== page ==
Calgary & Southern Alberta
In his 1863 report, John Palliser maintained that the extension of the Great American Desert into British North America constituted a barrier to continuous western settlement. Known later as Palliser's Triangle, this area extended at an angle south of today's Red Deer into southwestern Saskatchewan. It was characterised by a dry climate, sandy soil, and extensive grass cover. These characteristics, which appeared so disadvantageous to growing crops, well supported the grazing of cattle, making the area the preserve of ranchers for decades.
Ranching aside, Palliser's Triangle became a symbol of the barren nature of much of the southwestern Canadian prairies. However, John Macoun, the Dominion government botanist, claimed that the absence of wood did not reflect soil deficiency. He argued that the area was indeed well-suited for agriculture. Department of Agriculture pamphlets advised prospective immigrants that the absence of trees was really a farmer's blessing since it made clearing the land unnecessary. Southern Alberta seemed ready-made for farming.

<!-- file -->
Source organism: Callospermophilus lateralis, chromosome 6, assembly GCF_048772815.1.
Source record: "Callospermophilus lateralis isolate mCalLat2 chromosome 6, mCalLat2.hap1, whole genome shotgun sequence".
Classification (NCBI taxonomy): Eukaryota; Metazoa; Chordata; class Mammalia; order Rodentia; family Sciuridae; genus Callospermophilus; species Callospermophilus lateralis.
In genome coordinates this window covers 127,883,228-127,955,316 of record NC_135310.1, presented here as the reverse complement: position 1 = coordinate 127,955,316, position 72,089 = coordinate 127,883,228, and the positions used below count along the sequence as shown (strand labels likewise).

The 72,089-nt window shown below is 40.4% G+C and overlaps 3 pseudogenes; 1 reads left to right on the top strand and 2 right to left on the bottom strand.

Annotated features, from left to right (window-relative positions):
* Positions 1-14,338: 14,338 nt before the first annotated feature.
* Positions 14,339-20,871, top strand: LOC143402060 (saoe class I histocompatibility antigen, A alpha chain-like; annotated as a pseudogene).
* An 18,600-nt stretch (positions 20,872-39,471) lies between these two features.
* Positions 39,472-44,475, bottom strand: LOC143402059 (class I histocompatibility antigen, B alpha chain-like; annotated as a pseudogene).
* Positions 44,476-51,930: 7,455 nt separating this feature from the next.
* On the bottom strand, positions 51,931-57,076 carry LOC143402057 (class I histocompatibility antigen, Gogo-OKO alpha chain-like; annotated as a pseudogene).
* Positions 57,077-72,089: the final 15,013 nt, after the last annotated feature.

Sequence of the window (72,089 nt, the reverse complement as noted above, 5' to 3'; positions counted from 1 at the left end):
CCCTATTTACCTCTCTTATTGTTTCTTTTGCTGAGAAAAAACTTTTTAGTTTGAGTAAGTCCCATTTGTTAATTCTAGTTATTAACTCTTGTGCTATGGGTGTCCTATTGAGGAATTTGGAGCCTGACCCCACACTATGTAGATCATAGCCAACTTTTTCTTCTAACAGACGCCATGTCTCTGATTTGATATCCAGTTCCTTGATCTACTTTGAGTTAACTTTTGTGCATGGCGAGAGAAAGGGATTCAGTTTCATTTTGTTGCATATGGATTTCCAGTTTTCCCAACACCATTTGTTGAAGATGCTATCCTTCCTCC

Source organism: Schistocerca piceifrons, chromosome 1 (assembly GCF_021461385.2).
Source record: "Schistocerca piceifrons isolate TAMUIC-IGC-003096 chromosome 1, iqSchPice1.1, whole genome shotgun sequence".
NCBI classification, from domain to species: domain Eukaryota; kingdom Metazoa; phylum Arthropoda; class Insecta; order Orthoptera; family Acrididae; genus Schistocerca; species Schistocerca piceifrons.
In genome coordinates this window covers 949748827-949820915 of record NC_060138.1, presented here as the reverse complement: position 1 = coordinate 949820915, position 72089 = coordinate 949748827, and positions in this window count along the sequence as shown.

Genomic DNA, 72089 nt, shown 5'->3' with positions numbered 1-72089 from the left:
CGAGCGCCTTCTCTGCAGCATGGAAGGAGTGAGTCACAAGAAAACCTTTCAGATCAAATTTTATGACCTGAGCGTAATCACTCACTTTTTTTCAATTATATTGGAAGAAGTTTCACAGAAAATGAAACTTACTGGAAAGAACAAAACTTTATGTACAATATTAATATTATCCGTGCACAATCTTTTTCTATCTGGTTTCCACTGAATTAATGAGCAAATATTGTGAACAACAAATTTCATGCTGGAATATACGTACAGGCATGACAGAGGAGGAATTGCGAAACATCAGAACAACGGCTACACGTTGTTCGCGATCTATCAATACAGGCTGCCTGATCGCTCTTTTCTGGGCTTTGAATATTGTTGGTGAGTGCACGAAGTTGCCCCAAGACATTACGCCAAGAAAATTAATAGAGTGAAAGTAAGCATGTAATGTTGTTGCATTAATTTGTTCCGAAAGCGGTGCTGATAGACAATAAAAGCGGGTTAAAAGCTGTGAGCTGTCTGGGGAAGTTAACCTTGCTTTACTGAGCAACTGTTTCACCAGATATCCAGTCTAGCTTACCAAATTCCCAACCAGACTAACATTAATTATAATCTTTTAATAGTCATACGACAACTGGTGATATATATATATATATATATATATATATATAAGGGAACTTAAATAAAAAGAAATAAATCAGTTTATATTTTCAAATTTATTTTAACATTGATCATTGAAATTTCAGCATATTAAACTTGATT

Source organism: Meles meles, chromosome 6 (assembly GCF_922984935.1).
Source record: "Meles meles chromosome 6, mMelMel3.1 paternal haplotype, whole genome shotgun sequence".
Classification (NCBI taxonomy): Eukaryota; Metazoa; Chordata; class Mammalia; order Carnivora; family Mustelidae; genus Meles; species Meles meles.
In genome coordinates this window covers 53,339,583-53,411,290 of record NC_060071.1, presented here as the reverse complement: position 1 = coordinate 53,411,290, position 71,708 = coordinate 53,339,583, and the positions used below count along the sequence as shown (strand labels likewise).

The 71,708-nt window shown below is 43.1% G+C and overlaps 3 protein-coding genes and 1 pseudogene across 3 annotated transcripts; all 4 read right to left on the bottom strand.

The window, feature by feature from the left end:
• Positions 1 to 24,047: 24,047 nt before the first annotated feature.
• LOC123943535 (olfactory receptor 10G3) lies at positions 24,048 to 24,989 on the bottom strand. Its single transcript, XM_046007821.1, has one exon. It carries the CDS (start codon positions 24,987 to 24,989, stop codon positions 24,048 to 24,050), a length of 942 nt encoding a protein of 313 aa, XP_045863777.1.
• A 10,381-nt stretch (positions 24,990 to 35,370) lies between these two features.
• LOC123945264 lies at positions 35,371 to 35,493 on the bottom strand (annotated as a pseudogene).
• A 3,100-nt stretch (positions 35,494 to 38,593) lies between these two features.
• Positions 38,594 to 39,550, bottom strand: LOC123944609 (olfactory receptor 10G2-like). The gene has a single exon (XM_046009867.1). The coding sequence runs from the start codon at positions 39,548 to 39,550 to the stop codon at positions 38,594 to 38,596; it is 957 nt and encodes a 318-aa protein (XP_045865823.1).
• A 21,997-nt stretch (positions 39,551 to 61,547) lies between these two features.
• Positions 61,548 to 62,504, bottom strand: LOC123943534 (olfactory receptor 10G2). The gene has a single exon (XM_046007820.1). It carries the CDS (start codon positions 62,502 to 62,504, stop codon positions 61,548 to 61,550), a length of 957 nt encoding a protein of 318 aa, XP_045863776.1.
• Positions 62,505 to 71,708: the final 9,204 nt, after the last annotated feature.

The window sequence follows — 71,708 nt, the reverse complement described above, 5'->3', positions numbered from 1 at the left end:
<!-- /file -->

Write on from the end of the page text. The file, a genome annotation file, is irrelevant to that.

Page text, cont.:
Official releases from the Department of Agriculture, however, often contained contradictions, even within the same publication. In sections directed to prospective farmers, the homesteader's guides announced that no better place to grow crops existed than southern Alberta. In the sections geared toward attracting investment, they stated that because the land was so ideal for raising livestock, start-up capital was minimal.
After their arrival in Alberta in 1874, the first mounted police contingents reported that cattle thrived in Chinook country and were well-nourished on native grasses. These reports came to the attention of British and eastern Canadian investors, who appealed to the federal government for policies favourable to the establishment of large-scale cattle businesses. Prime Minister John A. Macdonald was only too happy to promote investment in land held to be ill-suited for agriculture.
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